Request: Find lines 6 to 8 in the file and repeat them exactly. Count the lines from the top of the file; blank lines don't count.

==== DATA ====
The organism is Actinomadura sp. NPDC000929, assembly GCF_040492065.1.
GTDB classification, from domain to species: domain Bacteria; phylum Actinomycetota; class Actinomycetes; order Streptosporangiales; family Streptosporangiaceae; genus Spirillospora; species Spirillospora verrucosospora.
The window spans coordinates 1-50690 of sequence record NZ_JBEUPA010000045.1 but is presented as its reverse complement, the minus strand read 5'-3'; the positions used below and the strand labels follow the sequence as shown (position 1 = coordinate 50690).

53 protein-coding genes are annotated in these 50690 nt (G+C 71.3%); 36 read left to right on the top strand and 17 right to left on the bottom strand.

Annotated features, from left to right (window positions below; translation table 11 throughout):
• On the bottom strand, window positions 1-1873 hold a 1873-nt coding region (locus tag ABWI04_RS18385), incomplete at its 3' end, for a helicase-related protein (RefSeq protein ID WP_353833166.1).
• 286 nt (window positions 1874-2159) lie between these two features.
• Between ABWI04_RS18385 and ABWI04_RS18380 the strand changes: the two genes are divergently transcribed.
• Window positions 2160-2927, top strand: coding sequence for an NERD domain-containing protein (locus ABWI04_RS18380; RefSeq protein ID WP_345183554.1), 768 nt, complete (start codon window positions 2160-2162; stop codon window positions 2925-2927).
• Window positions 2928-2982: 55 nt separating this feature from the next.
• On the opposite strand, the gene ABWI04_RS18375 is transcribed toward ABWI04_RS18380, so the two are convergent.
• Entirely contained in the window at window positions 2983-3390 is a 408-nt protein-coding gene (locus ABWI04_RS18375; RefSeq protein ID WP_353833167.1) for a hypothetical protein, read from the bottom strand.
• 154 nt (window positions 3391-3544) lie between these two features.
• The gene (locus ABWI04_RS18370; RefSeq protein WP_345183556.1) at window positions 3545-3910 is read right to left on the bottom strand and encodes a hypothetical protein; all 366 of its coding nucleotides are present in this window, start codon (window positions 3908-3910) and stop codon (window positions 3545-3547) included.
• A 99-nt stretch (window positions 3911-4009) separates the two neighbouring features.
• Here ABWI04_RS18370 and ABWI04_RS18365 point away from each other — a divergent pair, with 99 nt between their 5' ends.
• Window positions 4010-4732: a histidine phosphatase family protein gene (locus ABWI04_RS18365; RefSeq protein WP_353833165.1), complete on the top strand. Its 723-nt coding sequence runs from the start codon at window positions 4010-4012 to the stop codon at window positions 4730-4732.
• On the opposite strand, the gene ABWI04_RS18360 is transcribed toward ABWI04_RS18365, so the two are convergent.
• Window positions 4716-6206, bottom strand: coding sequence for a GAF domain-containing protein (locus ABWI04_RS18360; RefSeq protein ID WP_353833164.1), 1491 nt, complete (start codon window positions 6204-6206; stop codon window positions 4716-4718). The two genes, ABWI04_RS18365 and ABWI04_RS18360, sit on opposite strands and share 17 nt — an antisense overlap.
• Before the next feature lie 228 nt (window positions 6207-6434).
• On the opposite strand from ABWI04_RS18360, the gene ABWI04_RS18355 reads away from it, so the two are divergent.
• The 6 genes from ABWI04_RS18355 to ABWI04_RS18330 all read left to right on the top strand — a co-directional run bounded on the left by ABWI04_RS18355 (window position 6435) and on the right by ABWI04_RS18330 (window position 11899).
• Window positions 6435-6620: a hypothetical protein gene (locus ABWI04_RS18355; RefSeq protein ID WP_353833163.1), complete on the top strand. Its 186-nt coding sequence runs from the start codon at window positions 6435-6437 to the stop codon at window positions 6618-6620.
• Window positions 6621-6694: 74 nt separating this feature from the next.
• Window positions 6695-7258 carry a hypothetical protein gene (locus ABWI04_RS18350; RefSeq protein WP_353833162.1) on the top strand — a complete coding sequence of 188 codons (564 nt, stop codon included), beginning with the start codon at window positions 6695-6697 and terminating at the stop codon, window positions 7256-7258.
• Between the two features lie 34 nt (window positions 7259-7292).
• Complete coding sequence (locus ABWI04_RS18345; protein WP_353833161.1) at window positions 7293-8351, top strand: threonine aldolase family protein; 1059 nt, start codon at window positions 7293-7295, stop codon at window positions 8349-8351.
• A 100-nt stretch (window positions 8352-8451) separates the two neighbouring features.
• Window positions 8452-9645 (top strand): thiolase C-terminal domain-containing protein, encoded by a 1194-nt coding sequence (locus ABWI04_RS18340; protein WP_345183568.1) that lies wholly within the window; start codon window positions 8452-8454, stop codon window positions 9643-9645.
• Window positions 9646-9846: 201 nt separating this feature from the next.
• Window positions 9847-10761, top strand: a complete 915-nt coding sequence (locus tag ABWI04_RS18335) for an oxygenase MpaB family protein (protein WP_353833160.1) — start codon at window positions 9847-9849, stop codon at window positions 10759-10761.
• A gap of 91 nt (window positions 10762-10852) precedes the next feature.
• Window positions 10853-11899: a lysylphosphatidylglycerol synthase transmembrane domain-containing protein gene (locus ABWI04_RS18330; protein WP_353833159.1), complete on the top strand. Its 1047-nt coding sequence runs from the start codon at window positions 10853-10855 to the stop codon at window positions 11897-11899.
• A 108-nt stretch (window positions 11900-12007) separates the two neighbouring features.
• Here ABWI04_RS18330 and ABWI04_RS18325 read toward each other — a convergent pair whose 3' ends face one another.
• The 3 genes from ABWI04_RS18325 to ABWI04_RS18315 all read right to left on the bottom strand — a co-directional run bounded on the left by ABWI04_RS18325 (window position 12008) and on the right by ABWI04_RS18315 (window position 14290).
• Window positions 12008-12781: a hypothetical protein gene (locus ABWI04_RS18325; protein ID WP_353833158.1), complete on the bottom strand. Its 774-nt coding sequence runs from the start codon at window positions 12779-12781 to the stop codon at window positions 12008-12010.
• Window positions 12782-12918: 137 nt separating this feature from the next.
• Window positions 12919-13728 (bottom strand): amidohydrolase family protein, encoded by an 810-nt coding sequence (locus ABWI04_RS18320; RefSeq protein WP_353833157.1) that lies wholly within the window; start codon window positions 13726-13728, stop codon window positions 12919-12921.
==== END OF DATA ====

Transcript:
• On the bottom strand, window positions 1-1873 hold a 1873-nt coding region (locus tag ABWI04_RS18385), incomplete at its 3' end, for a helicase-related protein (RefSeq protein ID WP_353833166.1).
• 286 nt (window positions 1874-2159) lie between these two features.
• Between ABWI04_RS18385 and ABWI04_RS18380 the strand changes: the two genes are divergently transcribed.